This past weekend was my first time attending MHA – it was amazing and I want to give a standing ovation to the organizers. I suppose I’m one of a few dozen of the crowd that happily attend both MHA and Sunstone, there was a group that I recognized from both – which was fun. The day before I’d signed up for a Women’s History Tour by Andrea Radke-Moss & Janelle Higbee. There were also tours for African American Utah History with Darius Gray, Church History Library Power Searching Session, and a Material Culture session with Laurel Thatcher Ulrich; in case you were wondering how easy it would be choosing what to do from there on out.
Anyways, MHA covered two days, three sessions each day usually 90 minutes long, each of the sessions have three papers under one topic and a respondent with Q&A if there’s time. It was typical to sit and listen to Kathleen Flake & J. Stapley spend 15 minutes explaining the context of their paper, get to the big reveal, (“We understand how both genders wield cosmological priesthood power through the Book of Abraham” for the former and “The policy change of adding conferral to ordination to the priesthood effectively ended up limiting our understanding and practice of priesthood to one gender” for the latter) before they said, “and I’m out of time.” That was my first session. The Q&A ended with Kathleen Flake saying “A rhetorical mistake we make is that we talk about power ‘of’ instead of ‘in’ the priesthood. We’ve narrowed the priesthood down to an office.” Ninety minutes had passed and we’d only been given a glimpse of each paper that could have taken up a few hours on their own.
Each session had 8 panels to choose from. It was crazy hard to choose. For example the next morning had 8 sessions, the first three listed had (1) Terryl Givens on New Views of the Book of Mormon, (2) DNA evidence results on Josephine Lyon & Joseph Smith Jr., and (3) Andrea Radke-Moss presenting the second half of her paper on Sexual Violence in the Mormon-Missouri War, which I attended. She had presented the first half of the paper at the Church History Symposium where she disclosed finding the account of Eliza R. Snow’s rape. The whole panel was on Contested Memories of the 1838 Missouri-Mormon War.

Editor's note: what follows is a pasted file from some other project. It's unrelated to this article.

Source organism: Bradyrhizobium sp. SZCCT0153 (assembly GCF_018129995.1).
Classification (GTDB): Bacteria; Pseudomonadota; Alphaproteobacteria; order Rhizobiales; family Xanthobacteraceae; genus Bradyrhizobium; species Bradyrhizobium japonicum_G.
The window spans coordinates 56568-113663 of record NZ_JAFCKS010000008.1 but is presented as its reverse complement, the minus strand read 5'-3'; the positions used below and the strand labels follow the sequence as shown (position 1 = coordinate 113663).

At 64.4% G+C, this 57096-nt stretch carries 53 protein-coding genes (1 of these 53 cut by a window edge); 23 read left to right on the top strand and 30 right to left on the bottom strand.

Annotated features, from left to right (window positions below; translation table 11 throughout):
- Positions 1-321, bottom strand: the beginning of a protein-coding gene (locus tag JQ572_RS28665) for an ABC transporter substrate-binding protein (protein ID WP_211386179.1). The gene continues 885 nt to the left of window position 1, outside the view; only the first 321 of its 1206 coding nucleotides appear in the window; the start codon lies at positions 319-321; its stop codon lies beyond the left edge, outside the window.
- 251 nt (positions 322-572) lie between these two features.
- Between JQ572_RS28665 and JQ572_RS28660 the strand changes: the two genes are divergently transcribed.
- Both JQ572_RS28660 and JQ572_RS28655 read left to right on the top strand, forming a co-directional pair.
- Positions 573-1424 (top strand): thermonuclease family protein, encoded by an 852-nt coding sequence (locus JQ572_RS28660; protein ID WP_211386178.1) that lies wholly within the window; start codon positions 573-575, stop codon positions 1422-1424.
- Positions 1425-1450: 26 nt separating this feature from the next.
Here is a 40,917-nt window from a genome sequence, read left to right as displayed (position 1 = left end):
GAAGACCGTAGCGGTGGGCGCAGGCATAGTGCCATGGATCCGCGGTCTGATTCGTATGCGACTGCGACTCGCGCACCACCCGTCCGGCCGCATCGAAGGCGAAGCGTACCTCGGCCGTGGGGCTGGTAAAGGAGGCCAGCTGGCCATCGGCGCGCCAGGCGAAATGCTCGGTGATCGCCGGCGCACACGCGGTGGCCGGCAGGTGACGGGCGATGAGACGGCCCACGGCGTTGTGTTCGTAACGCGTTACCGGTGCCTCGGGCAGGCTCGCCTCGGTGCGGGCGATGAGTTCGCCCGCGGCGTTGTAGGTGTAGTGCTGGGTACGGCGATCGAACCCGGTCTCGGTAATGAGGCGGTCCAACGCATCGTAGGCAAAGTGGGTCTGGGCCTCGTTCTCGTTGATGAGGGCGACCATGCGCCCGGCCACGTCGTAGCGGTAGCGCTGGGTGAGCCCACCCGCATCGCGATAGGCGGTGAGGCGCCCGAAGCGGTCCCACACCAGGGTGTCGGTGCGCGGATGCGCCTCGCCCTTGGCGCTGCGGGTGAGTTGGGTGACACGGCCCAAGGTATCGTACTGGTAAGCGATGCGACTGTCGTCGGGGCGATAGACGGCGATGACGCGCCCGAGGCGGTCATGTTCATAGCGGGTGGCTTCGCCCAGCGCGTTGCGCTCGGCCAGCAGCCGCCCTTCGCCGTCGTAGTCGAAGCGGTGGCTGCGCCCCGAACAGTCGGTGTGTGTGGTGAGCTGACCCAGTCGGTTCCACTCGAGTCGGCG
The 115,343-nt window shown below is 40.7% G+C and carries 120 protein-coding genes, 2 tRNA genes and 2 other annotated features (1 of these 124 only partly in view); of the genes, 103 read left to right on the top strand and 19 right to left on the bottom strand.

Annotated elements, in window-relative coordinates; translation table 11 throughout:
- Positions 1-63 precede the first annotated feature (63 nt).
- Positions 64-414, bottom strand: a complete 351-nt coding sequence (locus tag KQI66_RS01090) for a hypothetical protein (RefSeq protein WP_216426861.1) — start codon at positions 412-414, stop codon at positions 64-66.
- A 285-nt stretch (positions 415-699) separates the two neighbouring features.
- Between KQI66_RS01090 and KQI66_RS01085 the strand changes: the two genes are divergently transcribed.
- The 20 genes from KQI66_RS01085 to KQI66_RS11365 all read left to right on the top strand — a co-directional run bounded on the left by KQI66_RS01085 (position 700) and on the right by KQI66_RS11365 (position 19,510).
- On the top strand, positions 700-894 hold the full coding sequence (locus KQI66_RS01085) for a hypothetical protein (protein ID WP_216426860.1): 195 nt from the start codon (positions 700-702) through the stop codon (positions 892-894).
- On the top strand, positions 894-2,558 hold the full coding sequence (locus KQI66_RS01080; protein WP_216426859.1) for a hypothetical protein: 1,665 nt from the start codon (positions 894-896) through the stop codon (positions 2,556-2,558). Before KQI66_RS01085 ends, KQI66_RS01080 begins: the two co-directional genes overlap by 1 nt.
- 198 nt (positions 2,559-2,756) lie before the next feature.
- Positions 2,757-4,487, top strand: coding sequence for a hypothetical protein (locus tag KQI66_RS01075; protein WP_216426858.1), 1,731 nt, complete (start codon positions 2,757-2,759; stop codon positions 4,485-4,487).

David Grua, Church Hist Dept. “Joseph Smith’s 1838-1839 Missouri Jail Letters & Mormon Persecution Memory” Apparently there was occasionally lax oversight at the jail Joseph was being held at had and subversive letter writing was regular practice. Grua explored how Joseph’s letters served to transmit information, forge alliances, and keep the community together. Some members copied and shared the letters (30+ pages). Joseph spent a lot of time pondering persecution and liberty and it was reflected in his letters.
Brent Rogers, Church History Dept. “Gendered Memories of the 1838 War” Rogers was surprised when he started his research, he assumed that men would have written all the public accounts and women would have recorded theirs in private histories. Turned out he was wrong, both men and women wrote public accounts in an attempt to obtain redress for the wrongs against them and both had written private accounts. He did find that most of the petitions were written by men to other men because rape was seen as a crime of one man against another man’s property (women), and the property had lost value and men were due restitution. In all of these men and children were the nameless victims of violence and rape, names were never recorded because of the shame attached and also because their potential future could be ruined (men wouldn’t marry a wife who had lost her virtue, for example). These attacks put a dent in the masculine identity of Mormon men, as they hadn’t been able to protect their women and children. When redress never came, Mormon men began to see themselves as victims of a tyrannical government unwilling to grant them full rights as American citizens.